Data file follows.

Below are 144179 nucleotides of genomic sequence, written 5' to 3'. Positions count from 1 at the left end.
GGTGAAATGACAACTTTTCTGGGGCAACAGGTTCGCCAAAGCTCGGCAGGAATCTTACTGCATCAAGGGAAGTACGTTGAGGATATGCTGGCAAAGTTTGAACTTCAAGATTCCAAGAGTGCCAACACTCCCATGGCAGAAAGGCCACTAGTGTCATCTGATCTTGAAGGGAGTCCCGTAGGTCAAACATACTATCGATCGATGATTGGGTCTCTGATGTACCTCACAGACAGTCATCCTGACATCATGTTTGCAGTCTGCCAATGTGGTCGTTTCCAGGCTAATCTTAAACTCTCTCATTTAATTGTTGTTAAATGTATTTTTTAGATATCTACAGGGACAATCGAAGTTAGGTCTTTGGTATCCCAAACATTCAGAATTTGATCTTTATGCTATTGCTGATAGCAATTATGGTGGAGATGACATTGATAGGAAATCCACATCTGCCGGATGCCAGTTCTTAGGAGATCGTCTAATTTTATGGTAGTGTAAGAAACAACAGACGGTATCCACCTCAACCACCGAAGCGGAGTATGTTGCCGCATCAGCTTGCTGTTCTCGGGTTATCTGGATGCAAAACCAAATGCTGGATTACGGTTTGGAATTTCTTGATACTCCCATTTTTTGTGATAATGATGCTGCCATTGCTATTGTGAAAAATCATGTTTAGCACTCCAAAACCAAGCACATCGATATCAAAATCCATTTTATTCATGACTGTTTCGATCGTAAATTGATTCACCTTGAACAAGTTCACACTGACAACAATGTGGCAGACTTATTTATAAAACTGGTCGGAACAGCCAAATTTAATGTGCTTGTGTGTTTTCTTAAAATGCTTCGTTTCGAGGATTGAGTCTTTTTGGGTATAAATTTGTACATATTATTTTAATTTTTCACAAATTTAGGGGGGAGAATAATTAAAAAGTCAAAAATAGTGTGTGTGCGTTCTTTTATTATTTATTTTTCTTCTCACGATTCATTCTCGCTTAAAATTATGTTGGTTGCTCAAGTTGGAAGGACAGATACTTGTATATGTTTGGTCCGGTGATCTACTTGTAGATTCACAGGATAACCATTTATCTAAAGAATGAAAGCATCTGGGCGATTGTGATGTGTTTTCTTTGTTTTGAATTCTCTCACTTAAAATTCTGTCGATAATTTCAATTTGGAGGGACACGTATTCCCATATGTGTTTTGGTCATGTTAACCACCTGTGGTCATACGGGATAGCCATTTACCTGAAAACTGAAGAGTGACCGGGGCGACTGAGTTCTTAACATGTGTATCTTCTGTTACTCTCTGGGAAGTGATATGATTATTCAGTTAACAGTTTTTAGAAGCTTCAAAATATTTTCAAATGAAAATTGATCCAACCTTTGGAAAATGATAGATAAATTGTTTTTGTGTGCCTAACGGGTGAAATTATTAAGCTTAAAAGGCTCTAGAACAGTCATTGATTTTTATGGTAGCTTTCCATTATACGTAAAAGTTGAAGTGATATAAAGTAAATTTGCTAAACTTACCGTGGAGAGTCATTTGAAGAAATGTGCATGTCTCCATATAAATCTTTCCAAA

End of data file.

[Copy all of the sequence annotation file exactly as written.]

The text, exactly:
Below are 144179 nucleotides of genomic sequence, written 5' to 3'. Positions count from 1 at the left end.
GGTGAAATGACAACTTTTCTGGGGCAACAGGTTCGCCAAAGCTCGGCAGGAATCTTACTGCATCAAGGGAAGTACGTTGAGGATATGCTGGCAAAGTTTGAACTTCAAGATTCCAAGAGTGCCAACACTCCCATGGCAGAAAGGCCACTAGTGTCATCTGATCTTGAAGGGAGTCCCGTAGGTCAAACATACTATCGATCGATGATTGGGTCTCTGATGTACCTCACAGACAGTCATCCTGACATCATGTTTGCAGTCTGCCAATGTGGTCGTTTCCAGGCTAATCTTAAACTCTCTCATTTAATTGTTGTTAAATGTATTTTTTAGATATCTACAGGGACAATCGAAGTTAGGTCTTTGGTATCCCAAACATTCAGAATTTGATCTTTATGCTATTGCTGATAGCAATTATGGTGGAGATGACATTGATAGGAAATCCACATCTGCCGGATGCCAGTTCTTAGGAGATCGTCTAATTTTATGGTAGTGTAAGAAACAACAGACGGTATCCACCTCAACCACCGAAGCGGAGTATGTTGCCGCATCAGCTTGCTGTTCTCGGGTTATCTGGATGCAAAACCAAATGCTGGATTACGGTTTGGAATTTCTTGATACTCCCATTTTTTGTGATAATGATGCTGCCATTGCTATTGTGAAAAATCATGTTTAGCACTCCAAAACCAAGCACATCGATATCAAAATCCATTTTATTCATGACTGTTTCGATCGTAAATTGATTCACCTTGAACAAGTTCACACTGACAACAATGTGGCAGACTTATTTATAAAACTGGTCGGAACAGCCAAATTTAATGTGCTTGTGTGTTTTCTTAAAATGCTTCGTTTCGAGGATTGAGTCTTTTTGGGTATAAATTTGTACATATTATTTTAATTTTTCACAAATTTAGGGGGGAGAATAATTAAAAAGTCAAAAATAGTGTGTGTGCGTTCTTTTATTATTTATTTTTCTTCTCACGATTCATTCTCGCTTAAAATTATGTTGGTTGCTCAAGTTGGAAGGACAGATACTTGTATATGTTTGGTCCGGTGATCTACTTGTAGATTCACAGGATAACCATTTATCTAAAGAATGAAAGCATCTGGGCGATTGTGATGTGTTTTCTTTGTTTTGAATTCTCTCACTTAAAATTCTGTCGATAATTTCAATTTGGAGGGACACGTATTCCCATATGTGTTTTGGTCATGTTAACCACCTGTGGTCATACGGGATAGCCATTTACCTGAAAACTGAAGAGTGACCGGGGCGACTGAGTTCTTAACATGTGTATCTTCTGTTACTCTCTGGGAAGTGATATGATTATTCAGTTAACAGTTTTTAGAAGCTTCAAAATATTTTCAAATGAAAATTGATCCAACCTTTGGAAAATGATAGATAAATTGTTTTTGTGTGCCTAACGGGTGAAATTATTAAGCTTAAAAGGCTCTAGAACAGTCATTGATTTTTATGGTAGCTTTCCATTATACGTAAAAGTTGAAGTGATATAAAGTAAATTTGCTAAACTTACCGTGGAGAGTCATTTGAAGAAATGTGCATGTCTCCATATAAATCTTTCCAAA